The U.S. government has entered a partial shutdown following Congress’ failure to agree on budget legislation last week.
The Democrat-controlled Senate is insisting that the Patient Protection and Affordable Care Act (aka Obamacare) must not be amended, while the House Republicans refuse to pass a fiscal law as long as Obamacare remains unchanged.
Since then, any agency or employee deemed “non-essential” by the government has been placed on furlough, and only “essential employees” will remain on the job.
This means that many federal agencies have mandatorily closed their doors because of the defunding, and even more will close in a few weeks when user-fees or private support runs out.
According to ABC News, the Department of Homeland Security has sent 31,295 employees home, and the Department of the Interior furloughed 58,765. The Department of Labor and Department of Justice are running on 18 percent and 15 percent employment, respectively, having furloughed 110,094 employees total.
The former are just a few statistics representative of the 800,000-plus government employees suffering from Congress’ indecision. Government-funded parks, such as the Joshua Tree National Park and the Grand Canyon, are closing to the public, and much of the FDA’s food inspection will be placed on hold. Patients are even being turned away at the National Cancer Institute and the National Institute of Health.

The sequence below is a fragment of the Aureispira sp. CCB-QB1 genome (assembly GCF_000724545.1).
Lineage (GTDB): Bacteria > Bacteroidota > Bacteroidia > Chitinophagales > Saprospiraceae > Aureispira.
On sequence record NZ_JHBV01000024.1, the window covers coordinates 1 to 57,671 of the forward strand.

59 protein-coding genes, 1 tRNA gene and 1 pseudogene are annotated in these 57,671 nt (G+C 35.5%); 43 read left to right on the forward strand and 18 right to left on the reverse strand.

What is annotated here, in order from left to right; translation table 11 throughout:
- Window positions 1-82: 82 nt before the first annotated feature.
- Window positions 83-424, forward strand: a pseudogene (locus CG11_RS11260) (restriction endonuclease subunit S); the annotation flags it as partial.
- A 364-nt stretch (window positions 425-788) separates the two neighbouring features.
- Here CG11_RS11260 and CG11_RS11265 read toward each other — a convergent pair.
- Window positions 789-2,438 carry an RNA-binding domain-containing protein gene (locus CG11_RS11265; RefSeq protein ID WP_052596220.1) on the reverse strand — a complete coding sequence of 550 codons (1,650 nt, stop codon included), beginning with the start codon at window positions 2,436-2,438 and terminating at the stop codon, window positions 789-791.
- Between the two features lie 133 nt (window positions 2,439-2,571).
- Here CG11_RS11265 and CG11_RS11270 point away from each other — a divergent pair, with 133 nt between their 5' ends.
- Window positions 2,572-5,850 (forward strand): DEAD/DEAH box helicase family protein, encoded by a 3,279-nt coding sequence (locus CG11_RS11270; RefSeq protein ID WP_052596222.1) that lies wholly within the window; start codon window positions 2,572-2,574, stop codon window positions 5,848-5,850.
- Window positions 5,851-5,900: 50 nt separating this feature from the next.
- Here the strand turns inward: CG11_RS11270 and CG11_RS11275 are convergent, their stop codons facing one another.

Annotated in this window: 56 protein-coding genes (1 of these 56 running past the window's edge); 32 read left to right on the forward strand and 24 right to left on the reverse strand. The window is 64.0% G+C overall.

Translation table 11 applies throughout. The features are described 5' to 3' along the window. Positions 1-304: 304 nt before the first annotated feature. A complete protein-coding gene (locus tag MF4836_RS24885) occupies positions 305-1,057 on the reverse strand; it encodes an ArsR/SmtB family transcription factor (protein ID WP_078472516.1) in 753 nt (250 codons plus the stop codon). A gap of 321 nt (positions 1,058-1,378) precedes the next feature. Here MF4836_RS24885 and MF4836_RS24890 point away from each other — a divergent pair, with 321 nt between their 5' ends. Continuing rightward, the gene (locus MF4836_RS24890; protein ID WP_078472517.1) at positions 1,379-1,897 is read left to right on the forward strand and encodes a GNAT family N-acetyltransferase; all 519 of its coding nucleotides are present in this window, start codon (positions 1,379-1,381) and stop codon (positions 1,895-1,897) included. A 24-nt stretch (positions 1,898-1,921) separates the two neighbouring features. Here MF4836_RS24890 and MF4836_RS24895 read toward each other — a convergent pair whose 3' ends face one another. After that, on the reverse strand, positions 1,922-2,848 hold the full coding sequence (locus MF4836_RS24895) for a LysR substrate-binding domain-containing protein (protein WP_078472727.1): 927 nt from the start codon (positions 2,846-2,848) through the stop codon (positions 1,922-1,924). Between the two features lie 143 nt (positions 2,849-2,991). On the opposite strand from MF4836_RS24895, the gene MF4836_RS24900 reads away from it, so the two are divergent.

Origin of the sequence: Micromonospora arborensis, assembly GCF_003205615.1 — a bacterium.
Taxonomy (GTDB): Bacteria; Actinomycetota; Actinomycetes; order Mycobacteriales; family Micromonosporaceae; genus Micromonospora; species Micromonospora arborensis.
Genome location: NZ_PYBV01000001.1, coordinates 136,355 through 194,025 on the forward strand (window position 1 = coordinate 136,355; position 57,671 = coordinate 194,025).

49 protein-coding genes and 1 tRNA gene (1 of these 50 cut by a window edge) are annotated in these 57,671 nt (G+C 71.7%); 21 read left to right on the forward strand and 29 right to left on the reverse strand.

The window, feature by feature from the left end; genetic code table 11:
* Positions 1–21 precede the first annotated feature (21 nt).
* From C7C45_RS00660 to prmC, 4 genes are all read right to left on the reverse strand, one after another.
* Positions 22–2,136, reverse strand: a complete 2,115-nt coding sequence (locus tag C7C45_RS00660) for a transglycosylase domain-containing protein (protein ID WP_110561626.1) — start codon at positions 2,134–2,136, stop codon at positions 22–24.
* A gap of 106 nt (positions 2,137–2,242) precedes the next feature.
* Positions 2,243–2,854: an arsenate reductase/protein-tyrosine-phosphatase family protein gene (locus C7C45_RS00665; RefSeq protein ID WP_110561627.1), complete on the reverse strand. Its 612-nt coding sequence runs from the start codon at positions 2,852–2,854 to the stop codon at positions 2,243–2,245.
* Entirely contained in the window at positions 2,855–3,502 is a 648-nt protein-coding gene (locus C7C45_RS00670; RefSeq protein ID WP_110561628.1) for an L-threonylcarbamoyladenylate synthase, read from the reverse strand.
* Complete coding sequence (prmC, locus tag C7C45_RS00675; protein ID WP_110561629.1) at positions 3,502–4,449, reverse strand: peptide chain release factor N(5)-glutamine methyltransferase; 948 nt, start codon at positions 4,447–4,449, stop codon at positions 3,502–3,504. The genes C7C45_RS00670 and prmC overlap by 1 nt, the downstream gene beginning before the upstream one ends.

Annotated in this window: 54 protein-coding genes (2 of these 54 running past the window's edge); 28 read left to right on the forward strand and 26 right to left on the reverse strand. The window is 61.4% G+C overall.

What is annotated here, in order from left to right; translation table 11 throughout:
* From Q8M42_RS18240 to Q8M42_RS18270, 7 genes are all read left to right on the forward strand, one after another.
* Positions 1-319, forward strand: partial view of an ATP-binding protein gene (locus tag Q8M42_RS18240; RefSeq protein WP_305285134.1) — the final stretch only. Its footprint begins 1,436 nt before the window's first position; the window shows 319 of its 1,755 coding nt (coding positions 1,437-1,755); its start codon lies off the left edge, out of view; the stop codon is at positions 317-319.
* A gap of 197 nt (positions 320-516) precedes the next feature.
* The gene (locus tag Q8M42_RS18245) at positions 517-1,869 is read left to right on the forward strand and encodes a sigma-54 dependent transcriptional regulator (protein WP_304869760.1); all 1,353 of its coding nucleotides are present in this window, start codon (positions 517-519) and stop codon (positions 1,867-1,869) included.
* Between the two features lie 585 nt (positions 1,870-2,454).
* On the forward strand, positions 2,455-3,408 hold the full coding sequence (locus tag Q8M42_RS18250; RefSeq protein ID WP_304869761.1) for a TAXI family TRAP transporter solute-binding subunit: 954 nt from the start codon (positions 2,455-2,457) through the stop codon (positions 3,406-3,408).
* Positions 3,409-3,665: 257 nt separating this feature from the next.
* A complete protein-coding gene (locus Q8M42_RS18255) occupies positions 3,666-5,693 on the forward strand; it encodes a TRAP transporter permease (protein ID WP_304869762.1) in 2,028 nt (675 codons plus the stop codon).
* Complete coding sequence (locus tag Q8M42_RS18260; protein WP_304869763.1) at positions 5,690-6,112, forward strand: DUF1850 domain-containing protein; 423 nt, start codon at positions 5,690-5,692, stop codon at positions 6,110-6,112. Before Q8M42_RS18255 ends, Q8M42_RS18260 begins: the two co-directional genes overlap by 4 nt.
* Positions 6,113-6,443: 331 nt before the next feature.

Now, it’s time for the real question: How much of this did you already know? If you were aware of the shutdown, could you have explained why it’s taking place?
Perhaps you’ve read some headlines about the closure of national parks or noticed a growing number of political cartoons about the woes of Congress. Most people don’t even realize the true gravity of our situation: cancer patients are being denied treatment, health clinics aren’t accepting patients, and “essential” air traffic controllers, currently working without pay, can only hope that they will be paid retroactively once a fiscal plan is in place.
We often fall into the habit of forgetting about the world and continuing on with our heads down, and it isn’t difficult to get caught up in our college society of classes, grades and popularity. While immersing oneself in university culture has many benefits, we often forget about our real society with real problems calling for our attention and prayers.
We can’t afford to turn a blind eye toward the issues in our country. Responsible citizens don’t complain about national policy without doing proper research, they don’t passively sit back and pretend that nothing is wrong, and they don’t rely only on Rush Limbaugh or Jon Stewart for their news.
The German poet Johann Goethe once said, “There is nothing more frightful than ignorance in action.” We’ve seen the damage an ignorant population can cause. Let’s not contribute to it.